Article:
Thursday, August 27, 2009

MED-09 Oceanographic Measurements

Today was the first of two days transit to our new operating area in the Tyrrhenian Sea. We continued both visual and acoustic observations while traveling and were quite interested in what we might see or hear because the areas we are passing through have not been well-studied. Some dolphin groups were detected, but not much else. We had reasonable seas and the wind was just 10-12 knots, but it was straight from the east and on our bow so effectively closer to 20 knots which made things tough for the visual team. As we transit, we continue to process all of the biological and oceanographic data that have been collected thus far.

An important and interesting kind of oceanographic sampling that is being done is to measure different properties of sea water at various depths in areas where we have been operating. We use a device to measure the conductivity (a proxy for salinity), temperature, and depth (measured with pressure) of the water (called a "CTD"). Measurements are made by lowering the CTD slowly in the water column to provide real-time data about biologically-important ocean parameters. The CTD has two salinity probes, two temperature sensors, and one pressure sensor; it passes through and samples the water for these parameters at approx one meter/sec. It also operates a pumped system from the different sampling tubes seen in the picture here to guarantee that the same sample of water is measured at specified times. Additionally the Alliance CTD includes two sensors, which directly measures the oxygen content in the water column. In this way we can fully characterize the oceanographic parameters of the water column and can also calculate how sound travels at different depths in real-time using the salinity, temperature, and depth information.

In the images here you can see four different plots from a recent deployment of the CTD to 1000m, each of them showing a different measurement with increasing depth (downward on the plots). The temperature plot shows the much warmer surface water and colder deep water; note that below about 200m there is almost no change in the ocean temperature here. The salinity trace shows another common pattern in this area which is fresher water near the surface and saltier water with depth. The oxygen plot shows higher levels near the surface (where waves mix the water) and lower levels deeper. Finally, the sound velocity profile resulting from the other measurements shows more rapid sound speed at the surface and deeper, with a minimum sound speed around 150m. Like light, sound bends to areas where it travels more slowly and the minimum seen here is called a "sound channel" that would tend to carry sound greater distances than where the sound velocity is higher.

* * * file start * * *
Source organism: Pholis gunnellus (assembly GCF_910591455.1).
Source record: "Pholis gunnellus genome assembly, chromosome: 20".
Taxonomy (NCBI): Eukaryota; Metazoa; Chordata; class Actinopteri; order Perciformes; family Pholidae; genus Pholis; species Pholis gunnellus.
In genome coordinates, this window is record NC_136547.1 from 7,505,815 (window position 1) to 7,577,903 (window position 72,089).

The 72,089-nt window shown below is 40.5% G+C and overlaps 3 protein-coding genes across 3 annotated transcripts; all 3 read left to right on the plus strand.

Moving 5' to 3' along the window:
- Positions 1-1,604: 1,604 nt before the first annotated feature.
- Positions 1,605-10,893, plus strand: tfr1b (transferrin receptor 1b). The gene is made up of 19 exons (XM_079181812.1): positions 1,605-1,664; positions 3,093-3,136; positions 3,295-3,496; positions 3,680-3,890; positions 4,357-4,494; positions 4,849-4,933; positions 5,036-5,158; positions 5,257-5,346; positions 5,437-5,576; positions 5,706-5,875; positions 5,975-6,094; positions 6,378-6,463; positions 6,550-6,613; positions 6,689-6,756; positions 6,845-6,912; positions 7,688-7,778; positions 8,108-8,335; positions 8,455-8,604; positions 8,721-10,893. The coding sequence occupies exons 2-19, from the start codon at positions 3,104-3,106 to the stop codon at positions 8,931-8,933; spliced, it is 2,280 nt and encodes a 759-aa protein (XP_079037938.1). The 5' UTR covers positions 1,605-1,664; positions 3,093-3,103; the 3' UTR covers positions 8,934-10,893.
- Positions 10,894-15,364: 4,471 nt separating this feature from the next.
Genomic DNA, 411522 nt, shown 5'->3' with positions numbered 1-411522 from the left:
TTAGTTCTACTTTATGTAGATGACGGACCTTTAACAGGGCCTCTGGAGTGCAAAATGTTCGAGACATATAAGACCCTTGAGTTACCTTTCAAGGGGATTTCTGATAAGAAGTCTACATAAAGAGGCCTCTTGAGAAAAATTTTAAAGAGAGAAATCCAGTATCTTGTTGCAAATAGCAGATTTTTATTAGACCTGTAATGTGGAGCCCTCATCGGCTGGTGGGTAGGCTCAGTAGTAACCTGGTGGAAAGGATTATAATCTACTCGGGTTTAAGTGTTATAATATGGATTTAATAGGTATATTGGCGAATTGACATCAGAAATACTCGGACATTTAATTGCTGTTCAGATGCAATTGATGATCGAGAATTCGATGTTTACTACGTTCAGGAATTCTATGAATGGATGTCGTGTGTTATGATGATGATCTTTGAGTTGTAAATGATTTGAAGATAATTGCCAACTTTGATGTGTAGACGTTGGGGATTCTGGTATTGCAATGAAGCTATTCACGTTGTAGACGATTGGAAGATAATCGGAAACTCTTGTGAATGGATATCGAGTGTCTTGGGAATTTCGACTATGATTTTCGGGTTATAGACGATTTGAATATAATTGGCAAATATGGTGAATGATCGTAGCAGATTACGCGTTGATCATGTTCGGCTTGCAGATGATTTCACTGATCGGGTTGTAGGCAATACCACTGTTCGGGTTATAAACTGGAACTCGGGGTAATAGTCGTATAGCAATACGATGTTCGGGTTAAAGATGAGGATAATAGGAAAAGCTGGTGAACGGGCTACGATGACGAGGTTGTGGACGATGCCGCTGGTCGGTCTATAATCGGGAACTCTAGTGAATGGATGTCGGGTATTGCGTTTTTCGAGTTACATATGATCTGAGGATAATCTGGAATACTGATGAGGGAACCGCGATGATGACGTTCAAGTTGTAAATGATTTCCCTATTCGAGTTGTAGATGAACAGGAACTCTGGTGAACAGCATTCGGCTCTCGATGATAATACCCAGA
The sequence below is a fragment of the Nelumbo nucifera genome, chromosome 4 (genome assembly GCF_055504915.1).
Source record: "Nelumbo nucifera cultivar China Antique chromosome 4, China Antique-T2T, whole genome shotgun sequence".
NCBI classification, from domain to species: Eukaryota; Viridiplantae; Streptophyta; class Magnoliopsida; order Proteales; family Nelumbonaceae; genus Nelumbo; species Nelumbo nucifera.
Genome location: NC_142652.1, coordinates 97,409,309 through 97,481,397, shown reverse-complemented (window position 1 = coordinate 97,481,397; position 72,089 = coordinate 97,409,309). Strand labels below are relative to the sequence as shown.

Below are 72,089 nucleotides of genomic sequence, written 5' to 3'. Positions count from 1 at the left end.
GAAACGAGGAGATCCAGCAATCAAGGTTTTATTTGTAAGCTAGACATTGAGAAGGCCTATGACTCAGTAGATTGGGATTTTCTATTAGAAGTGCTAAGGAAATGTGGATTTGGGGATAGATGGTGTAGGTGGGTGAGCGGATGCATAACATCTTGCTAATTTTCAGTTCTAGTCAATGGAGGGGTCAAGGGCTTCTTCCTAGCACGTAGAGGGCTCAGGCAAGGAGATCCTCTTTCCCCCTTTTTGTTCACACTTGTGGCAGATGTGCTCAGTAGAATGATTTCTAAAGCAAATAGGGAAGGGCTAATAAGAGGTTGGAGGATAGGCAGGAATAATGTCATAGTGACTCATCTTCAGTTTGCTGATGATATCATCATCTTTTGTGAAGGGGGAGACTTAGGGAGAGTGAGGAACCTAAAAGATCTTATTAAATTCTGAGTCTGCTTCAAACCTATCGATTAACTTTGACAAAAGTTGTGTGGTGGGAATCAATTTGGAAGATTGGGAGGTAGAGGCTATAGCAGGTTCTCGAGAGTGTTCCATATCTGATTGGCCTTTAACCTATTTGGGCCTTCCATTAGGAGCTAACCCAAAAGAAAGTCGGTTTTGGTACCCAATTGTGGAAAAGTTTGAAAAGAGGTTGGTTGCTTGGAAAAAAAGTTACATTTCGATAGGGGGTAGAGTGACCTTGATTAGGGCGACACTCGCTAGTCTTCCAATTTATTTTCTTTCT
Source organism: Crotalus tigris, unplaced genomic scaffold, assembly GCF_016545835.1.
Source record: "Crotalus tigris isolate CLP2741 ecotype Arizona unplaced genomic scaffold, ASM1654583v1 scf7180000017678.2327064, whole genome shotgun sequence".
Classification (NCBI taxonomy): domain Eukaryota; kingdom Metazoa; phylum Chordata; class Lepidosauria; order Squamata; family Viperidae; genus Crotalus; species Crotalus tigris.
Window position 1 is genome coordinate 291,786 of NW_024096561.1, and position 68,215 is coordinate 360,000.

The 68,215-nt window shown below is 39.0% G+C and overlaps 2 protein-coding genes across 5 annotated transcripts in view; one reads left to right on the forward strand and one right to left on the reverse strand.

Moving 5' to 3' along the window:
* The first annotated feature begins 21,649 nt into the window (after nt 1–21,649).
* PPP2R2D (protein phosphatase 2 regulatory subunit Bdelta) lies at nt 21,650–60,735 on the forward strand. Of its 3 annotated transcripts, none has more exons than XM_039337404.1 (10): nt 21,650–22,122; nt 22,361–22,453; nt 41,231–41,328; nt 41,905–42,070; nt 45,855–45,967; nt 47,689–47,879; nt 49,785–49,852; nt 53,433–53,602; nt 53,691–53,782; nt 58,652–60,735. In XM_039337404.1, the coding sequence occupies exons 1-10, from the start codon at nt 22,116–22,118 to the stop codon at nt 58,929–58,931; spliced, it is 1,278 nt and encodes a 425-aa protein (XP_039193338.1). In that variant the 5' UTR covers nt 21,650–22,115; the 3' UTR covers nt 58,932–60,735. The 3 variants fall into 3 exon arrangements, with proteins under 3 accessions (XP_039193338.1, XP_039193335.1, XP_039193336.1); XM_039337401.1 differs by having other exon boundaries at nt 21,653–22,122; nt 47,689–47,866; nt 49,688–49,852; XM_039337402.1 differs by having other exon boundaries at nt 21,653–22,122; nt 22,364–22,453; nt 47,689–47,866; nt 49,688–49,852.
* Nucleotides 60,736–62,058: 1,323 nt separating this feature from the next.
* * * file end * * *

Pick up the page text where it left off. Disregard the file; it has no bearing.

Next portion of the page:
By making these measurements in different areas of interest, and at depths down to 1000m (over 3,000 feet), and comparing them to where we see and hear different marine mammals, we can get a better sense of which kinds of environmental conditions are most important for different species. Additionally, the sound velocity profiles are useful in predicting broadly the underwater sound fields during controlled exposure experiments using real-time oceanographic measurements; these are also directly measured at different places with other sensors (e.g, acoustic tags, sonobuoys).